N.C. Still In Limbo As ACC Championship Host Site Washington State Athletic Deficit Shrinking LSU Athletics Turns $12M Profit In '15-16 Sources: BC Wasn't Going To Renew Bates' Contract Kentucky Increases Price For Football Season Tickets Florida AD Stricklin Puts Twitter To Good Use Schools Increasingly Rely On Private Plane Use Boston College AD Bates Resigns To Take CSA Job Memphis Basketball Beating Attendance Projections Arizona State Earns Record Revenue For FY '16
SBD/September 2, 2014/Colleges
Class-Action Lawsuit Challenging NCAA On Football Scholarship Limits
Published September 2, 2014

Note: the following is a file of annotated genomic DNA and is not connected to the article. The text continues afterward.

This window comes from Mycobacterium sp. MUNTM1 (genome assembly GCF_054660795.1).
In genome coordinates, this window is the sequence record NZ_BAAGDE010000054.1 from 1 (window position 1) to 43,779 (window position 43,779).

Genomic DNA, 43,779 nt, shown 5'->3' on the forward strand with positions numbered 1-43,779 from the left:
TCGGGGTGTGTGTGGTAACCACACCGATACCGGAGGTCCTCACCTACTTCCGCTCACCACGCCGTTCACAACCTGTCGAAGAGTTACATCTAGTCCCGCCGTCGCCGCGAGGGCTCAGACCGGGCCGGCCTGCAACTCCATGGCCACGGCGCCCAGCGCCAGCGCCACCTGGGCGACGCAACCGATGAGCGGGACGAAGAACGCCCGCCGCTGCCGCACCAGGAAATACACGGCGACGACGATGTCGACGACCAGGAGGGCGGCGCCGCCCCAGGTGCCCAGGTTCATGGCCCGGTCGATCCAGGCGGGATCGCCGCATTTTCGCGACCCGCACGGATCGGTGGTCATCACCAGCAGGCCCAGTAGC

THE NEXT BIG ONE? SI's Litan & Wertheim write nothing "looms as large as a likely federal court showdown" next fall in New Jersey. Clemson CB Martin Jenkins is "the lead plaintiff," although he "doesn't have the wattage" of O'Bannon. But what has "raised the stakes and rattled the NCAA pooh-bahs in this antitrust case is the name of the plaintiffs' chief attorney, Jeffrey Kessler." Kessler "has been fighting sports leagues since the 1970s." He "helped bring about NFL free agency" in '92, and as outside counsel to the NBPA, he "has figured prominently in each of the league's labor fights over the past two decades." Chastened by the O'Bannon ruling, the NCAA "is considering asking Congress for an exemption from the antitrust laws," much as the NFL and MLB enjoy -- though, "in the case of the latter, it was bestowed by the Supreme Court." Kessler "is not worried." He said, "It's difficult for Congress to agree on anything these days. But Democrats and Republicans can certainly agree that any system under which a coach can make $6 million, an athletic director $2 million, and the athletes can't get (cab) fare is not likely to attract a groundswell of support" (SI, 9/1 issue).